Gov. Andrew Cuomo and legislative leaders announced this evening that they have reached an agreement on expanding the state’s DNA databank. The deal means New York will be the first state in the country with an “all crimes” DNA database. DNA samples will be collected from anyone convicted of a felony or penal law misdemeanor.
In response to concerns among the Democrat-controlled Assembly, the compromise bill includes provisions that expand defendants’ access to DNA testing and comparison before and after conviction in appropriate circumstances, as well as post-conviction discovery to demonstrate innocence.
Cuomo included the proposal for an all-crimes database in his budget proposal for the 2012-13 fiscal year, which starts April 1.
This is a statement from Cuomo:
“It is a proven fact: DNA helps solve crimes, prosecute the guilty, and protects the innocent. This bill will greatly improve law enforcement’s ability to keep New York communities safe and bring justice to victims of violent crimes, as well as those who have been wrongly convicted. For too long, a limiting factor to our ability to solve crimes through DNA was the fact the law did not encompass all crimes. This new law will right those wrongs. I commend Majority Leader Skelos and Speaker Silver for their leadership on this issue and thank the members of the Legislature for putting New Yorkers first.”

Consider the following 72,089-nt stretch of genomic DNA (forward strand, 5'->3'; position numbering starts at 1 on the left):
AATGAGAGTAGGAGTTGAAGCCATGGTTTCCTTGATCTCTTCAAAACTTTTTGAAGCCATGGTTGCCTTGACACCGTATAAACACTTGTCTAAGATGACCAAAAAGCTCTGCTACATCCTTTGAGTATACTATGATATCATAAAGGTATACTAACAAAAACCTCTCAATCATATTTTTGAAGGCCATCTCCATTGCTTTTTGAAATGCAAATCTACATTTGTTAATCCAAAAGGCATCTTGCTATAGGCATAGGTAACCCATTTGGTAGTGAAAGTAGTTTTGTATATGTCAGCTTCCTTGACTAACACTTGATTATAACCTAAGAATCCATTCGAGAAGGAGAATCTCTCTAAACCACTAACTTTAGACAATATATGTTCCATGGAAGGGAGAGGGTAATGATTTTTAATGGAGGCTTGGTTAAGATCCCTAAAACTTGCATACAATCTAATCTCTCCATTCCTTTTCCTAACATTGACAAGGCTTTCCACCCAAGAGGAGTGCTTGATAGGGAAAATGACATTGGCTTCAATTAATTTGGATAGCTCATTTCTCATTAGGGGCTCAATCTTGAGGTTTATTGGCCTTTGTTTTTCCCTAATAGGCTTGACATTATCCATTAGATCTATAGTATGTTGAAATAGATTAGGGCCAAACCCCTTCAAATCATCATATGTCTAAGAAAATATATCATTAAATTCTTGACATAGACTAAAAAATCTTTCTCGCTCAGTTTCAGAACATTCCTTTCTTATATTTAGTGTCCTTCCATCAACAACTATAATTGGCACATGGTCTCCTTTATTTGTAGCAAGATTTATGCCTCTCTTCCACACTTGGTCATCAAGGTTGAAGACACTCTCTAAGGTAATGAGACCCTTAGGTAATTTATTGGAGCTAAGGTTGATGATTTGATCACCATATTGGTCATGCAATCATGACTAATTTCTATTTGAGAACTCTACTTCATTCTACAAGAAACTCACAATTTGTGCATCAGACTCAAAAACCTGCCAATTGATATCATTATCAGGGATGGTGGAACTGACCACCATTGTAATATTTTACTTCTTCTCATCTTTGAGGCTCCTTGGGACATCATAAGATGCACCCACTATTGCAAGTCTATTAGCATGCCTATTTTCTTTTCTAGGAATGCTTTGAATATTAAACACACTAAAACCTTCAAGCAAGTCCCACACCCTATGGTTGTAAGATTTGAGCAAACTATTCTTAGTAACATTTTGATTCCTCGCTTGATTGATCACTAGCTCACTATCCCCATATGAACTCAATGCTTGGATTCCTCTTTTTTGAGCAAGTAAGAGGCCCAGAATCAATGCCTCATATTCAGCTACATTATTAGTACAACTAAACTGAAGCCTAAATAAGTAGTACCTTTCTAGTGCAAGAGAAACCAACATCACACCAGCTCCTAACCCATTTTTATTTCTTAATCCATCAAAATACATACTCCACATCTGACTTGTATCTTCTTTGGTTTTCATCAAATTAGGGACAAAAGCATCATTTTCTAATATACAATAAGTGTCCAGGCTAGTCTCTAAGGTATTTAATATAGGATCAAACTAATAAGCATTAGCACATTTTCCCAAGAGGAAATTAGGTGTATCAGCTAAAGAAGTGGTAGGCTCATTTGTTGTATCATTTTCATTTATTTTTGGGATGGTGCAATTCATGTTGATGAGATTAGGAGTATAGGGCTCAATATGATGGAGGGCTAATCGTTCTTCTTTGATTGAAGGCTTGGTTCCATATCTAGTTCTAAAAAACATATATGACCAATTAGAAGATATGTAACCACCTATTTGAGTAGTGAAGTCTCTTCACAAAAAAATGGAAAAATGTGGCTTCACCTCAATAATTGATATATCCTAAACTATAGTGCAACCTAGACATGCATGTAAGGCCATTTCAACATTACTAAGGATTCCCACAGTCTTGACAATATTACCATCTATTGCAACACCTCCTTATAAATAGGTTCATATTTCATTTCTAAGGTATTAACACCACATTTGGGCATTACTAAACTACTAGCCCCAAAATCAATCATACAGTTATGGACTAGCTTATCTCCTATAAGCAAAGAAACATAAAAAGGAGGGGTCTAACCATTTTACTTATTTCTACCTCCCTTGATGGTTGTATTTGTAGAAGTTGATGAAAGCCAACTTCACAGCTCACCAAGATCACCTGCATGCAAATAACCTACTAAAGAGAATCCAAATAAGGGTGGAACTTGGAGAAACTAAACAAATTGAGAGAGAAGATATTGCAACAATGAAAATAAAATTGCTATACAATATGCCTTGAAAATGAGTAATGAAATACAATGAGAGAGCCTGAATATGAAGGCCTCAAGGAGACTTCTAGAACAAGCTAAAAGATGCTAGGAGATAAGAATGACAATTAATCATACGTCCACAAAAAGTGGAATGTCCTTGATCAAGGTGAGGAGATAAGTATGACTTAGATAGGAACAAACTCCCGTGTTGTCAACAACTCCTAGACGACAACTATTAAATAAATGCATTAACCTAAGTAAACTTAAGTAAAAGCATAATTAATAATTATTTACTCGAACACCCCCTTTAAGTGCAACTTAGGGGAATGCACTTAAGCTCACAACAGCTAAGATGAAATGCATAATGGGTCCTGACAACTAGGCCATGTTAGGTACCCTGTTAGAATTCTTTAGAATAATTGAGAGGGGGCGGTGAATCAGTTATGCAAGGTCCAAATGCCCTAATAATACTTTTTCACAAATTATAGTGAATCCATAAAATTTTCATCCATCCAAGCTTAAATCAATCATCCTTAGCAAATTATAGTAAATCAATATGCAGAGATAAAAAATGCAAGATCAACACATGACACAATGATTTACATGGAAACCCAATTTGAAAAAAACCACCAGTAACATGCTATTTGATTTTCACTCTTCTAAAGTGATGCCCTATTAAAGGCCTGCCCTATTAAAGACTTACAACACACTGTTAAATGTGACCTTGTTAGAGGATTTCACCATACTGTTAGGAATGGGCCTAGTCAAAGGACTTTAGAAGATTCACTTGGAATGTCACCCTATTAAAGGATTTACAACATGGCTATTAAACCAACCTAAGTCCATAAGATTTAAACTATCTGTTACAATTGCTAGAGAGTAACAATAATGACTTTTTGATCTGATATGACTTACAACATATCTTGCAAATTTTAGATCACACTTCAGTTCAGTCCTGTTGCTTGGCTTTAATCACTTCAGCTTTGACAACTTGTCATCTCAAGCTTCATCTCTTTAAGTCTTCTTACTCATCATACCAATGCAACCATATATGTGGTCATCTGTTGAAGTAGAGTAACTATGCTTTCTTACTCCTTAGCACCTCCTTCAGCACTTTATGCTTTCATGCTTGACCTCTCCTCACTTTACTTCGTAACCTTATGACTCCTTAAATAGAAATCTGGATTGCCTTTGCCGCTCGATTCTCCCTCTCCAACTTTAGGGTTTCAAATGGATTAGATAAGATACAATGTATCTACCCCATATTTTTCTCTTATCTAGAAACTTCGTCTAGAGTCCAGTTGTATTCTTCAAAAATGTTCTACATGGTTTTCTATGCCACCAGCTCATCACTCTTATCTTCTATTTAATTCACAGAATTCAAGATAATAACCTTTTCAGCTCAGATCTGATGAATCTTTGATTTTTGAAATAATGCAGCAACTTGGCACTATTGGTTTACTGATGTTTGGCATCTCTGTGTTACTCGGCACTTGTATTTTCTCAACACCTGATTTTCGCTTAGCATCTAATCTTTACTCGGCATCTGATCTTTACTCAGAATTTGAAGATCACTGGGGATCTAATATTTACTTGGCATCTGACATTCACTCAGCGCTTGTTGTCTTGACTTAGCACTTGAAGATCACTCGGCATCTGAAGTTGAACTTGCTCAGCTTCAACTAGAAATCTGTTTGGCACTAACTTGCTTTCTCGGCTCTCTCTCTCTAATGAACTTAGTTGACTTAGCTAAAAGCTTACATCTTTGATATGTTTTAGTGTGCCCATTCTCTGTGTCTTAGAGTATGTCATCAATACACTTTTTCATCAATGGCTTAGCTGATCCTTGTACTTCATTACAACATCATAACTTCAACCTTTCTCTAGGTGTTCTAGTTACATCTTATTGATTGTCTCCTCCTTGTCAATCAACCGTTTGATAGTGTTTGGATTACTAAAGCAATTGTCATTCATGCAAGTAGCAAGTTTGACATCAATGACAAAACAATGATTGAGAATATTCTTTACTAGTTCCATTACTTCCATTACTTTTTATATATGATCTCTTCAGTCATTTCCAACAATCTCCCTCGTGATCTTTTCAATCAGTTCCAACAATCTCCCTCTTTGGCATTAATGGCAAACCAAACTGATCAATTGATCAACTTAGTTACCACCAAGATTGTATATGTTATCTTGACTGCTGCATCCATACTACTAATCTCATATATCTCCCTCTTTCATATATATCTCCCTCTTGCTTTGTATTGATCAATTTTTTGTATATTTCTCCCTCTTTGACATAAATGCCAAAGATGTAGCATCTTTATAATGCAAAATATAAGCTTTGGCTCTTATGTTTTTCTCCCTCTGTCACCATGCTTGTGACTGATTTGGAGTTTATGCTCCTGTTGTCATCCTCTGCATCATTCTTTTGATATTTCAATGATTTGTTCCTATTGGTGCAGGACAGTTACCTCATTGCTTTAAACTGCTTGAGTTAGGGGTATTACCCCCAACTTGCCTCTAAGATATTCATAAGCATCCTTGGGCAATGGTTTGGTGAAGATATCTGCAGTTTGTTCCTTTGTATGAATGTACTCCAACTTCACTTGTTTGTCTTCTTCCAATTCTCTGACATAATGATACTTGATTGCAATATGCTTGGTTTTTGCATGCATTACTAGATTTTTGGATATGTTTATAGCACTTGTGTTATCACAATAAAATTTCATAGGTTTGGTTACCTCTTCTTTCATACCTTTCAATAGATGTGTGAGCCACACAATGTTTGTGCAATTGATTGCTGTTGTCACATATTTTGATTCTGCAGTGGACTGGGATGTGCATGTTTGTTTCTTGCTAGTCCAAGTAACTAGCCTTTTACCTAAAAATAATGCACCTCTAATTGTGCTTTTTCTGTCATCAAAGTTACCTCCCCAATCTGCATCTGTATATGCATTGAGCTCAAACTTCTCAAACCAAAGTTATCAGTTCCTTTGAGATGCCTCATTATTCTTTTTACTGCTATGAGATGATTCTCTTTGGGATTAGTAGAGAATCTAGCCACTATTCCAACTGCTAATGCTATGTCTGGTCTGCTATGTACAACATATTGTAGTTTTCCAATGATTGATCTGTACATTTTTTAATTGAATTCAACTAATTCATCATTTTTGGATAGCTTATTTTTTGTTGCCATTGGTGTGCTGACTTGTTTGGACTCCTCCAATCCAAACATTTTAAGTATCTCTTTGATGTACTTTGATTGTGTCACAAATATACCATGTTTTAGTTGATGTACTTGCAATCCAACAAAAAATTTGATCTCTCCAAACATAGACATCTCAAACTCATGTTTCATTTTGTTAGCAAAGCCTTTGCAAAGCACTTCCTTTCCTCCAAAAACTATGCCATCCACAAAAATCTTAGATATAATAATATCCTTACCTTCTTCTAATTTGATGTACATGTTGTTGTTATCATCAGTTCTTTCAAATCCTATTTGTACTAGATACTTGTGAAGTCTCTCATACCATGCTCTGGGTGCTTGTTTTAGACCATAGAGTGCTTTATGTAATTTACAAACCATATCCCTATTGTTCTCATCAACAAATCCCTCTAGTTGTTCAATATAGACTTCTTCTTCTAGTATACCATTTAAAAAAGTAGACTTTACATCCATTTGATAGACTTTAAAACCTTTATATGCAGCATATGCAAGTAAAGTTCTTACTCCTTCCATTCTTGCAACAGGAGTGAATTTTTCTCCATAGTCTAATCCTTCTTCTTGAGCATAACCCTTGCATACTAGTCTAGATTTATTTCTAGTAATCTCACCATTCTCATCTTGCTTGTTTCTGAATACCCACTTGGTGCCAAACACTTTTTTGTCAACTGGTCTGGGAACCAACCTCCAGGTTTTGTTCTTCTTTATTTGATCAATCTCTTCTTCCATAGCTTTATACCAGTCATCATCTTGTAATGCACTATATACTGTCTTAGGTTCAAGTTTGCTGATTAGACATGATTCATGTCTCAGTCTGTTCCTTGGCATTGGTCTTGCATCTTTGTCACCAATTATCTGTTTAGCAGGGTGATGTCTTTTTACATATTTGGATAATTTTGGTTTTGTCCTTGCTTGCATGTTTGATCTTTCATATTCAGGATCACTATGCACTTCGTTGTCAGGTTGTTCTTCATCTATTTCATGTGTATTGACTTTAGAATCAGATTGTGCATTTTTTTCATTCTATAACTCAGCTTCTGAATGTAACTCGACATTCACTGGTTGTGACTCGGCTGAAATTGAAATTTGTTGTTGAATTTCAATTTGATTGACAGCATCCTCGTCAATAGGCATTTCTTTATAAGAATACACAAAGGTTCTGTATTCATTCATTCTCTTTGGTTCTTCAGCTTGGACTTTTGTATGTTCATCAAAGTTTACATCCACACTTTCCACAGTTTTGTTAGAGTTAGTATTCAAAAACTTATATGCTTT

Senate Majority Leader Dean G. Skelos, R-Nassau County, said DNA is the “21st Century equivalent of a fingerprint and the most powerful law enforcement tool to catch and prosecute criminals and protect victims.”
Assembly Speaker Sheldon Silver, D-Manhattan, said the database “provides for more fair and equal access to DNA testing and the Databank for those who are wrongly charged with and convicted of crimes.
“When a person is wrongly convicted, the real perpetrator is allowed to remain free and potentially commit other crimes. Therefore, in addition to expanding the DNA Databank to help identify the true criminal, this legislation will, for the first time, provide wrongly convicted defendants with a fair opportunity to prove their innocence,” he said.
The DNA Databank was launched in 1996 in the state. DNA has been used for more than 2,900 convictions and has exonerated 27 individuals and “countless suspects cleared early on in investigations,” the governor’s office said.